Abe Solberg, MA Geography
Exploring livelihood change in a rural upland Hmong village in Yunnan, China
The aim of my MA project was to see if Hmong livelihoods in a rural upland village in Yunnan, China have changed over the last 20 years, and how and why livelihoods have changed. Preliminary results indicate that, in the village, Hmong livelihoods, while still largely based on semi-subsistence agriculture, increasingly rely on remittances from wage labor in Eastern cities.
Between May 25 and August 30, 2017, thanks to a ISID Field Research Award, I had the opportunity to (1) enroll in five weeks of intensive one-on-one Mandarin Chinese courses; (2) conduct seven weeks of ethnographic fieldwork in a rural village in Southwestern Yunnan, China; and (3) travel to Vietnam to meet with key informants and compare Hmong villages across state lines. The language courses were instrumental in increasing my language ability, and although the majority of interviews were in the local Hmong language, the courses allowed me to converse casually and to build relationships with informants.
After completing the language courses, I traveled to a rural Hmong village in Wenshan prefecture, Yunnan, China to conduct ethnographic research. Throughout the span of seven weeks, I conducted over 40 in-depth interviews, 10 oral-history interviews, and several informal focus groups. During my fieldwork, I lived with a local family and worked with two research assistants. While in the field, I also participated in the rice planting, corn harvesting, and alcohol production processes. We also traveled to four neighboring villages to compare how location, infrastructure, and government initiatives have impacted livelihoods of local villagers. Toward the end of my fieldwork, I traveled to Wenshan City, Yunnan to interview Hmong migrants and entrepreneurs.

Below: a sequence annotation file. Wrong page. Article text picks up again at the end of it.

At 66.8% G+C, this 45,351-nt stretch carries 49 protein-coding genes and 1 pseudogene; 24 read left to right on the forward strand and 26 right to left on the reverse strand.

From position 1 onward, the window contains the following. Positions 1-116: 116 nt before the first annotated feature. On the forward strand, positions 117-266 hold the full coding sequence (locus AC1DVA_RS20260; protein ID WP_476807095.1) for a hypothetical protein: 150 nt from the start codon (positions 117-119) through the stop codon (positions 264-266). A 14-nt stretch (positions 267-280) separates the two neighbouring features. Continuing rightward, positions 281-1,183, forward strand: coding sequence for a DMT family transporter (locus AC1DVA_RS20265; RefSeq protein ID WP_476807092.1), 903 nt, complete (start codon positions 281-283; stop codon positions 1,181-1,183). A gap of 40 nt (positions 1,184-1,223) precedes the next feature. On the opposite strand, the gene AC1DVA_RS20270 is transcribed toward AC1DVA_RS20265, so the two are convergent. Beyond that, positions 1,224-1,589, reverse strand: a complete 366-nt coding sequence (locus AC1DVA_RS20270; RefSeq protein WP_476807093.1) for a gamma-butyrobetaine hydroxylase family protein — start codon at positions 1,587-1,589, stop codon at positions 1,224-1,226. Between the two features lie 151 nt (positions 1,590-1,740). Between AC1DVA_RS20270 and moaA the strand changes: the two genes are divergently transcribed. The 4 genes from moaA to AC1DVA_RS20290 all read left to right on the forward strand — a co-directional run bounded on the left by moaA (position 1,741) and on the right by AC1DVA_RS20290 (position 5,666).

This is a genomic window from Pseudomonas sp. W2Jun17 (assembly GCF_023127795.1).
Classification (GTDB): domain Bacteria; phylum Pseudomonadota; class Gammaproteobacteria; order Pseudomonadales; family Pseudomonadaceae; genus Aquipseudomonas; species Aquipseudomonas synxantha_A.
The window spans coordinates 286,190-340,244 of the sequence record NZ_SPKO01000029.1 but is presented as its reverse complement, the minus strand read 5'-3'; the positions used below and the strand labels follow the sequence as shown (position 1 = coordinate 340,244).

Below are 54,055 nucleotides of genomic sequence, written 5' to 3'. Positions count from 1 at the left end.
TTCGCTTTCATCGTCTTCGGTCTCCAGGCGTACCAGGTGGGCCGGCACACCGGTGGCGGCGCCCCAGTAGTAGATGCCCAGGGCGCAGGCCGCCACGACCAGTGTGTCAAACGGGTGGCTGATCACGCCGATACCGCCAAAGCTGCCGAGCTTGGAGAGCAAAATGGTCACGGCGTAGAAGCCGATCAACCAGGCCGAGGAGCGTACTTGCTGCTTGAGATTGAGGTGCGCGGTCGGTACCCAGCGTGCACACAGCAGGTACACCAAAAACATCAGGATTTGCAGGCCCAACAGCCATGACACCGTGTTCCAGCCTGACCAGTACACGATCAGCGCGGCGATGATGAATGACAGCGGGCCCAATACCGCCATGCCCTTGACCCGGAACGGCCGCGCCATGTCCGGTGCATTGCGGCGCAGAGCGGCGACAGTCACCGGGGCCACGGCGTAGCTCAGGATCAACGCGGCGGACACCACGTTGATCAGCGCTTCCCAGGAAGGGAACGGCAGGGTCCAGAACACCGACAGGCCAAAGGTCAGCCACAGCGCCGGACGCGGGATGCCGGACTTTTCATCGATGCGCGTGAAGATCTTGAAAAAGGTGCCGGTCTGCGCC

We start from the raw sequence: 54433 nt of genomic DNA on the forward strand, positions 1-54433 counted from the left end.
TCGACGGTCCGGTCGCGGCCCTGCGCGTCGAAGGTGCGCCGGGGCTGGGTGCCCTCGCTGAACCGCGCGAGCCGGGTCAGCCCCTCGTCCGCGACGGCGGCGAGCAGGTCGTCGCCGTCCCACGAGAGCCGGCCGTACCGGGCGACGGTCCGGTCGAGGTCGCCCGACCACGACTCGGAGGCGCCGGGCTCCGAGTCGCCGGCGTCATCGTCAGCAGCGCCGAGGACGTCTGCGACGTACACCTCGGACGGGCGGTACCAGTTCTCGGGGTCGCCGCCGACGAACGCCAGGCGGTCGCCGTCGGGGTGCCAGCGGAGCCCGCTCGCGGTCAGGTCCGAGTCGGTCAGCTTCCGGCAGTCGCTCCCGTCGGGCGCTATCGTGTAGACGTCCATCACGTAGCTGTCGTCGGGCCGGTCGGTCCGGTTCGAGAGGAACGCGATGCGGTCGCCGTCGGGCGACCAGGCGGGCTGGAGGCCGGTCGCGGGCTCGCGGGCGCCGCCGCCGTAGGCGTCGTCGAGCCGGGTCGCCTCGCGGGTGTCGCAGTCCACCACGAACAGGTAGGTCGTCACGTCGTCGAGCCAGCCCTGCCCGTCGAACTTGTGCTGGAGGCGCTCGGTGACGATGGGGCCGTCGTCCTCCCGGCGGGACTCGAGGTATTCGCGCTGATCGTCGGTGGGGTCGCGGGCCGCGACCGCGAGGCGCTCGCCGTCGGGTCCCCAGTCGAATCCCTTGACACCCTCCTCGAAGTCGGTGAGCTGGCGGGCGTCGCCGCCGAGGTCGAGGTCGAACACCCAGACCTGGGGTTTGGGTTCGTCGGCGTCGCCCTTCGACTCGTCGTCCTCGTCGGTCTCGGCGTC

I also had the opportunity to travel to Sapa, Vietnam to interview key informants. This was a valuable opportunity to compare how Hmong culture and livelihoods manifest themselves across state lines. It was also an opportunity to see how hemp is used in Hmong livelihoods in Vietnam, because hemp cultivation is illegal in China.
Lou Pingeot, PhD Political Science
From Protection of Civilians to Policing of Civilians: Haiti
My PhD research examines the evolution of United Nations-led peace operations, using Haiti as a case study. While the UN Stabilization Mission for Haiti (MINUSTAH, 2004-2017) was ostensibly deployed to prevent a civil war between partisans and opponents of deposed President Aristide, the mission soon identified criminal “gangs” and “bandits” as a threat to stability in Haiti, and therefore a threat to international peace and security. In addition to conducting muscular joint military-police raids against gangs, MINUSTAH has focused on support for the Haitian police and the criminal justice system as part of its mandate to strengthen the rule of law and maintain public order.
Thanks in part to the ISID Field Research Award, I traveled to Port-au-Prince in May-July 2017 to conduct interviews with members of MINUSTAH as well as representatives of the Haitian government and of Haitian civil society. As MINUSTAH was preparing to leave, the idea was to get people to reflect on the mission’s 13-year presence in the country in light of the absence of either civil or international conflict, as well as to hear about the day-to-day activities of the mission.